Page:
The explosion of IP has changed the playing field for traditional carriers and operators, particularly in light of the increasing variety of devices and applications driving demand in the unified communications market. I speak with communications service providers throughout the industry, and regularly hear about the effects of these changes, particularly for over-the-top (OTT) service providers. Internet telephony services providers (ITSPs) and wholesale aggregators, for example, are seeking ways to more easily source, as well as unify and integrate, their product offerings in order to more nimbly serve their own customer expectations for a new generation of apps and services.
My daily conversations with these emerging VoIP service providers and customers also reveal that the traditionally slow, manual ‘swivel-chair’ processes involved in procuring and provisioning VoIP services are very labor-intensive. Standard processes for acquiring, activating, tracking and managing inventory such as phone numbers and related features need remedying, especially given their potentially detrimental effect on new and existing revenue channels.
With the potential of SaaS (News - Alert) or cloud-based sourcing and fulfillment process automation for telecom supply chain integration, many OTT service providers are moving beyond traditional methods and typical infrastructure complexities. With the promise of increased operational efficiency and growth across revenue channels, the cloud is enabling ITSPs and wholesale aggregators to source off-net services from their carrier vendors more quickly and even on-demand.
With pieces of the product puzzle residing on different carrier or operator networks, leveraging services from vendors to bring a product to market could take these OTT players months to do otherwise. These realities affect not only sales and customer relationship management, but are also taxing on internal operations when variables like cost, resources and even development work are brought into the mix.
Using conventional standards for inventory ordering and tracking, OTT players can spend hours or even days just trying to find or move inventory around while contending with various B/OSS and activation systems; not to mention accounting for a vendor’s inventory acquisition processes or portals. It is not uncommon for provisioning errors to be compounded; often resulting in phone numbers inadvertently recorded multiple times in spreadsheets or internal CRM systems, billing systems and switch platforms.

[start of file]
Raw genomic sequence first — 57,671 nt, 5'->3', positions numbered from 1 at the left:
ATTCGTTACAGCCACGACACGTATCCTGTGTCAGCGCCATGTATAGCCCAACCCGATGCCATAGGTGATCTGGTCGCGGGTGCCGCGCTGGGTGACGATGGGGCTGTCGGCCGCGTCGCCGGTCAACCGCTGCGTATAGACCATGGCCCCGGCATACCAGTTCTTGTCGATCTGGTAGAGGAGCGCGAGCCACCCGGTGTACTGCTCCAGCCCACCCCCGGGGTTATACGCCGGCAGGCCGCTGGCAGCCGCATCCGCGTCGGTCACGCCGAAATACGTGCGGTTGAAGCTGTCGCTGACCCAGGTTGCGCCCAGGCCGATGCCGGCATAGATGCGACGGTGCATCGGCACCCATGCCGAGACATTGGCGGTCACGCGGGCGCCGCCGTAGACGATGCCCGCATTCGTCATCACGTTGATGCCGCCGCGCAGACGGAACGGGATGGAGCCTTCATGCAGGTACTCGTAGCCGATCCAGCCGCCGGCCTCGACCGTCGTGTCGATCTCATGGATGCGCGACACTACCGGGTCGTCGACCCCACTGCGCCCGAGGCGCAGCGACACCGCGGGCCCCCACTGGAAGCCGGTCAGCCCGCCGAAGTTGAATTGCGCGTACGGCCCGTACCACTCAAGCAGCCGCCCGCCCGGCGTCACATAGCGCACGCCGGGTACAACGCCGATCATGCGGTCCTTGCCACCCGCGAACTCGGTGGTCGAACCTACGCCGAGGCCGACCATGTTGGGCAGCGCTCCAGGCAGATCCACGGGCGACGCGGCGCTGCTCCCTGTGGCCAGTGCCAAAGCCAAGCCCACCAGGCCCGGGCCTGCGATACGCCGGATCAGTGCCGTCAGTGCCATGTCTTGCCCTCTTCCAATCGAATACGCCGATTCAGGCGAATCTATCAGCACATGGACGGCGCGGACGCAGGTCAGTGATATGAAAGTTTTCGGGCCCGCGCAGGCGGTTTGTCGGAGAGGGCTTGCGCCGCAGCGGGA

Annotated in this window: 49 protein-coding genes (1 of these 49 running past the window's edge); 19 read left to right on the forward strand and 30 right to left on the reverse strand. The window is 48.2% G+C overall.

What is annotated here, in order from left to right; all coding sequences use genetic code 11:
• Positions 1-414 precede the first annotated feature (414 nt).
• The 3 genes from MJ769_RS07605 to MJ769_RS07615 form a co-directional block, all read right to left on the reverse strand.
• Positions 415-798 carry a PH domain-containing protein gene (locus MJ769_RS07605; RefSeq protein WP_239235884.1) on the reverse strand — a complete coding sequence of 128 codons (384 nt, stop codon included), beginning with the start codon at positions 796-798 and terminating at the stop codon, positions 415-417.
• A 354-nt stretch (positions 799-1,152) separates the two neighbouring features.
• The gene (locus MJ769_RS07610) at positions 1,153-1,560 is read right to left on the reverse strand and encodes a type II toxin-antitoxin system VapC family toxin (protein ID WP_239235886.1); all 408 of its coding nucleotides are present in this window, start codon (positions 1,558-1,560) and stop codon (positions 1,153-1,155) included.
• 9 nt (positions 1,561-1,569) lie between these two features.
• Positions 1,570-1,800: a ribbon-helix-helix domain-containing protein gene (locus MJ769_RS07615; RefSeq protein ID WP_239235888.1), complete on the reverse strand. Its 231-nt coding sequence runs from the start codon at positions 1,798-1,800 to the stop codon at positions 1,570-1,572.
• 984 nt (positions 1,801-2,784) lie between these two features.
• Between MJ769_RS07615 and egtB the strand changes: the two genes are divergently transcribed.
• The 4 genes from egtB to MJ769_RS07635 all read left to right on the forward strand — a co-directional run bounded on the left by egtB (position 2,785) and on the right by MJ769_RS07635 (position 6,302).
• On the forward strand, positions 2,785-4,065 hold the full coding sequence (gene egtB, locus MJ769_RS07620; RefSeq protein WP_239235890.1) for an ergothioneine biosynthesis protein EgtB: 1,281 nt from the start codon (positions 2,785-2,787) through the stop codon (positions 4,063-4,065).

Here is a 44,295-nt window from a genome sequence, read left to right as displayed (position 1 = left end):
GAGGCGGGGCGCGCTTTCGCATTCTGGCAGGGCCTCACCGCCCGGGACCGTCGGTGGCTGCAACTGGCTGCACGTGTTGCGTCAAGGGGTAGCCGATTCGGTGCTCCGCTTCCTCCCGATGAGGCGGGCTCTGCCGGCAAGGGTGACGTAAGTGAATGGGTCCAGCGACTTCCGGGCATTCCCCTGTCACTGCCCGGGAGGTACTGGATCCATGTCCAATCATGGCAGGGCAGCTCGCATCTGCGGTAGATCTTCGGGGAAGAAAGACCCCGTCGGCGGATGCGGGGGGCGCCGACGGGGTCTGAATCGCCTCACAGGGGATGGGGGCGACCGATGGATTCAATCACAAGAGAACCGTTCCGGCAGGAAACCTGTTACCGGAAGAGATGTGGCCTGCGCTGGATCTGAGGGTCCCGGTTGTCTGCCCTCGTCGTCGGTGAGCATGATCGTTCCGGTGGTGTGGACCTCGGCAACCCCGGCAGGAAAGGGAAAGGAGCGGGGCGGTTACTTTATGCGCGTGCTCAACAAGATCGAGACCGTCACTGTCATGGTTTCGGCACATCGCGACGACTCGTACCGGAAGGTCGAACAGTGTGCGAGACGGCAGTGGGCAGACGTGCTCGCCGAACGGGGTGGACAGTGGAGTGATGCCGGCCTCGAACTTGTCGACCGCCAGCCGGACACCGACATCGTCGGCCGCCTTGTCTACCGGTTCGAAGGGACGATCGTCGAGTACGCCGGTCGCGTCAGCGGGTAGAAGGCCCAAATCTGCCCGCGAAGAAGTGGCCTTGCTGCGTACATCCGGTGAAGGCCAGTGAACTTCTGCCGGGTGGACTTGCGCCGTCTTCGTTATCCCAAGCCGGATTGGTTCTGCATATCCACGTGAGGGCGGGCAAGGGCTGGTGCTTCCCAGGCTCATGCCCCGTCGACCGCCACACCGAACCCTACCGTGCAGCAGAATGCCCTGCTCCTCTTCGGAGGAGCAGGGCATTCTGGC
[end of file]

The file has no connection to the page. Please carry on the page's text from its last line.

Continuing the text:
When considering methods for automating inventory sourcing, some ITSPs have taken steps towards building or outsourcing the development of in-house solutions, projects which are expensive and time-consuming. These projects typically result in Web-based platforms that integrate internal information systems and general Web tools, such as e-mail or fee-based file sharing sites used to move inventory and orders around.
However, these homegrown solutions often cannot easily scale or integrate with trading partner infrastructure or fulfill specific integration or functionality specifications without significant capital and operational resources set aside for large system integrations. These methods require not only a great deal of resources, but also thorough consideration of other variables that can affect scalability and growth potential over time.
Development projects require internal systems to have protocols for every new vendor or customer relationship—which require new agreements, processes, features, and services to be enabled. There is also the possibility that new APIs would need to be developed or augmented in order to tap into various networks on-demand; in the case of legacy carriers, the technology may not even be available. In addition, depending on the industry knowledge of outside development teams, compliance-related issues may be an issue.
After deployment, system enhancements would need to account for the combination of access, assets, and applications from multiple carrier vendors that are part of the OTT product supply chain. Having to update custom-built solutions in order to orchestrate automation processes across pricing, activation and porting processes built on a point-to-point OSS platform can often constrain long term growth.
Therein lie the underlying challenges of in-house IP service order management and tracking systems. While investing in certain systems and technologies can improve activation and provisioning intervals in-house, without ubiquitous unification and automation of the communications supply chain as it grows, users are left to augment their systems as they expand operational capabilities, supply relationships and product offerings.
Using a cloud-based supply chain integration solution, ITSPs and wholesale aggregators can bypass large, traditional, and holistic OSS deployments and overcome home-grown system constraints. The inherently available simultaneous workflows and common APIs of a cloud-based solution can handle all necessary orchestration, activation and service fulfillment, bonding selected services and features to a number, hosted seat, or OTT application in a centralized location. As a result, these new OTT players can improve the integrity of their products and present best-of-breed apps and services out across their channels far more seamlessly.
Drew Walsh is an account manager at Shango (News - Alert), a community marketplace enabling automated supply chain integration for buying and selling IP-enabled services. To learn more about Shango, visit www.shango.com.
Edited by Stefania Viscusi